The above-mentioned process of frying raw wontons 180 to 600 seconds is considerably inefficient from the standpoint of rapid tonnage production. Therefore, such long frying time should be shortened for this purpose. It has occurred to the present inventor's mind that if a raw wonton is subject to first or preliminary-frying in oil heated to a relatively low level of temperature and then to second or final frying in oil heated to a higher level of temperature than applied in the first frying step, then the above-mentioned object would be attained.
The frying of a raw wonton was divided into the steps, that is, a first step of frying the raw wonton in oil heated to a relatively low level of temperature and a second step of frying the preliminary fried wonton in oil heated to a higher level of temperature than used in the first frying step. The raw wonton was first fried 60 seconds in oil heated to 110░ C, and then passed through the atmosphere into oil baths heated to different levels of temperature to be subjected to the second or final frying for a sufficient length of time to decrease the water content of the skin of the preliminarily fried raw wonton to 4 to 8% by weight, the results being presented in Table 4 below.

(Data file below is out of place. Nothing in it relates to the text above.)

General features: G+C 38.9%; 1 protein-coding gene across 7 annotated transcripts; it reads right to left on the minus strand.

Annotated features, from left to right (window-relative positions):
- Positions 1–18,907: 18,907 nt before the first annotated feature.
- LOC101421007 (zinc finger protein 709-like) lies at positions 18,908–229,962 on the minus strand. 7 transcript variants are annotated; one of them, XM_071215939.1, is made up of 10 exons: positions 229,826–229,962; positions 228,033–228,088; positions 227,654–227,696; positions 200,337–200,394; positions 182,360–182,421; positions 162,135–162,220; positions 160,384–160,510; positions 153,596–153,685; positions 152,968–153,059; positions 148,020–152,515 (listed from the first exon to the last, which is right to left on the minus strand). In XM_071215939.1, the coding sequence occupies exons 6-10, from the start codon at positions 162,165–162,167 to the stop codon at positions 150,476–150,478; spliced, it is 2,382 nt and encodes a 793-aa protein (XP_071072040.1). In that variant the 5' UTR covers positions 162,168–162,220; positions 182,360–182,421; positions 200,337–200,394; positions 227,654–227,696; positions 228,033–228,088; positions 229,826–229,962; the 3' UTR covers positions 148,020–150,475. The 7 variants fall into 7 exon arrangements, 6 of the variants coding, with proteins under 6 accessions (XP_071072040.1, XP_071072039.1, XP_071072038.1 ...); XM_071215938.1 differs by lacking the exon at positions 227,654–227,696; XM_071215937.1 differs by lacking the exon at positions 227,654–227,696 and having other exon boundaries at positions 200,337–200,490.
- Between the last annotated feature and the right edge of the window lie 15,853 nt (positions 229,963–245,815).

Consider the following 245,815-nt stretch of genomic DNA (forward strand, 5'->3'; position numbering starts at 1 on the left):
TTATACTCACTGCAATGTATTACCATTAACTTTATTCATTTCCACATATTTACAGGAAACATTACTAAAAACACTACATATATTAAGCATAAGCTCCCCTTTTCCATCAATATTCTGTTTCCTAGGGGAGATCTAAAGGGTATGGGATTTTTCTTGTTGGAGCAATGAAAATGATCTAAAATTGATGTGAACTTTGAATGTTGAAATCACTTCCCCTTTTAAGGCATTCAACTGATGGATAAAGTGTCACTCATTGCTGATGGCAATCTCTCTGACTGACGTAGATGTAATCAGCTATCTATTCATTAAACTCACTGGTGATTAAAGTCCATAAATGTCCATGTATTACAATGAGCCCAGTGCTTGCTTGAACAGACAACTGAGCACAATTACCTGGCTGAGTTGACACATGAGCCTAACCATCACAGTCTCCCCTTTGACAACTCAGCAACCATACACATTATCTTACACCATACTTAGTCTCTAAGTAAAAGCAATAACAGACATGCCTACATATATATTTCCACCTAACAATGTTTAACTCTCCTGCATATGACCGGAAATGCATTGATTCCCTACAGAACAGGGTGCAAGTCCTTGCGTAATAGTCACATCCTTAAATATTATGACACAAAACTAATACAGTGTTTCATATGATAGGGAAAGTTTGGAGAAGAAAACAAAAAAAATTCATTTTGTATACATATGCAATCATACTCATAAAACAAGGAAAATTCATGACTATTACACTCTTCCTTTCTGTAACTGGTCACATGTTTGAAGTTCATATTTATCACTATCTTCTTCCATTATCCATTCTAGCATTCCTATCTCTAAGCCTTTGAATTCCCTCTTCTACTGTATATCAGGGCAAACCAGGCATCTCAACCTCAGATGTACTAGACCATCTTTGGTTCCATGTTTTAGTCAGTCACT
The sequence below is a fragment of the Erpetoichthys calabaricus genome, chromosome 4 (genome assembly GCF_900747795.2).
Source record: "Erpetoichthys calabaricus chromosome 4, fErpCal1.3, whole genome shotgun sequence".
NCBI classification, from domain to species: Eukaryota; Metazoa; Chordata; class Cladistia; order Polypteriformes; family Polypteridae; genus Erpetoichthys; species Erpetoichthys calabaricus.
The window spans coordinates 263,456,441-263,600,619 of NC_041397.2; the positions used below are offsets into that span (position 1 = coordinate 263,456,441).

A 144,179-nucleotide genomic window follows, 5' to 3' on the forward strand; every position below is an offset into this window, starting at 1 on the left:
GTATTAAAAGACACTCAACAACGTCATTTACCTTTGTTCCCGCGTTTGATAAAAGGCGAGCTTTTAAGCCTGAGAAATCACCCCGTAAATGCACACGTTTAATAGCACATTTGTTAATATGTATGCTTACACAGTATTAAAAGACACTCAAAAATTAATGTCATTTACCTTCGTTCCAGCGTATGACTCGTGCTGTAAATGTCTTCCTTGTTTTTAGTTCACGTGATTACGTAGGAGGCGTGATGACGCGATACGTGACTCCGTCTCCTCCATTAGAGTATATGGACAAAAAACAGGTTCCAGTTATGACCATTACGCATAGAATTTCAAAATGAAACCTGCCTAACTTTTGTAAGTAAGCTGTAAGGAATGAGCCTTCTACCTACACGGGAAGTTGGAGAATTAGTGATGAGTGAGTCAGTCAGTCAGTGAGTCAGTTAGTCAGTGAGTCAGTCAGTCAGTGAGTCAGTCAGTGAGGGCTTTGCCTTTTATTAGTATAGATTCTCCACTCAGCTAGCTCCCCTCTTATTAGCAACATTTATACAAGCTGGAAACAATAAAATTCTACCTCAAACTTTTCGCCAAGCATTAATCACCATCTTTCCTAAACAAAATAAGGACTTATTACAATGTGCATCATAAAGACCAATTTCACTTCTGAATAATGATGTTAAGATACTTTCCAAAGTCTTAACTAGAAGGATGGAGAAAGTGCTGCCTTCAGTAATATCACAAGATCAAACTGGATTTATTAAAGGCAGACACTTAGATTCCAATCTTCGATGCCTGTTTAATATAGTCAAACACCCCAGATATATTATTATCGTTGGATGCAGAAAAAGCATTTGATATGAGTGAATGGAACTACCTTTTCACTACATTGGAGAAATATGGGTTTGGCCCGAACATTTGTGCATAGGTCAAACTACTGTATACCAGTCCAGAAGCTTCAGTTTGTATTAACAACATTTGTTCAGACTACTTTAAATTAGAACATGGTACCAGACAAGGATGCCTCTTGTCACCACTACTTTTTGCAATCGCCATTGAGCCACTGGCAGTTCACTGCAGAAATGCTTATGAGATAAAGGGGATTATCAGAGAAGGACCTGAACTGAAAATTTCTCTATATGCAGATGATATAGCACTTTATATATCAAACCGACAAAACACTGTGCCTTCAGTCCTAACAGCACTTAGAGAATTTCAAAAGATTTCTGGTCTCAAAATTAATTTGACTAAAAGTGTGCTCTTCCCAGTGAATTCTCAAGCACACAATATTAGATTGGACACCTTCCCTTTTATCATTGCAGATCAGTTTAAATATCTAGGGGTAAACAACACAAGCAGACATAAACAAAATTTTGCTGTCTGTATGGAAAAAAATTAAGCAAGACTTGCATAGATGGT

Table 4__________________________________________________________________________ Condition of Water content the skinOil of the skin Number of surfacetemperature Frying time after frying puffs per of the fried(░ C) (second) (% by weight) fried wonton wonton__________________________________________________________________________Firstfrying 110 60 18.5 None SmoothstepSecond 110 300 5.7 " "fryingstep 115 180 6.5 " " 120 110 7.5 " " 125 60 7.2 " " 130 60 5.5 " " 140 40 5.1 1 Slightly roughened 150 20 4.1 2 Noticeably roughened__________________________________________________________________________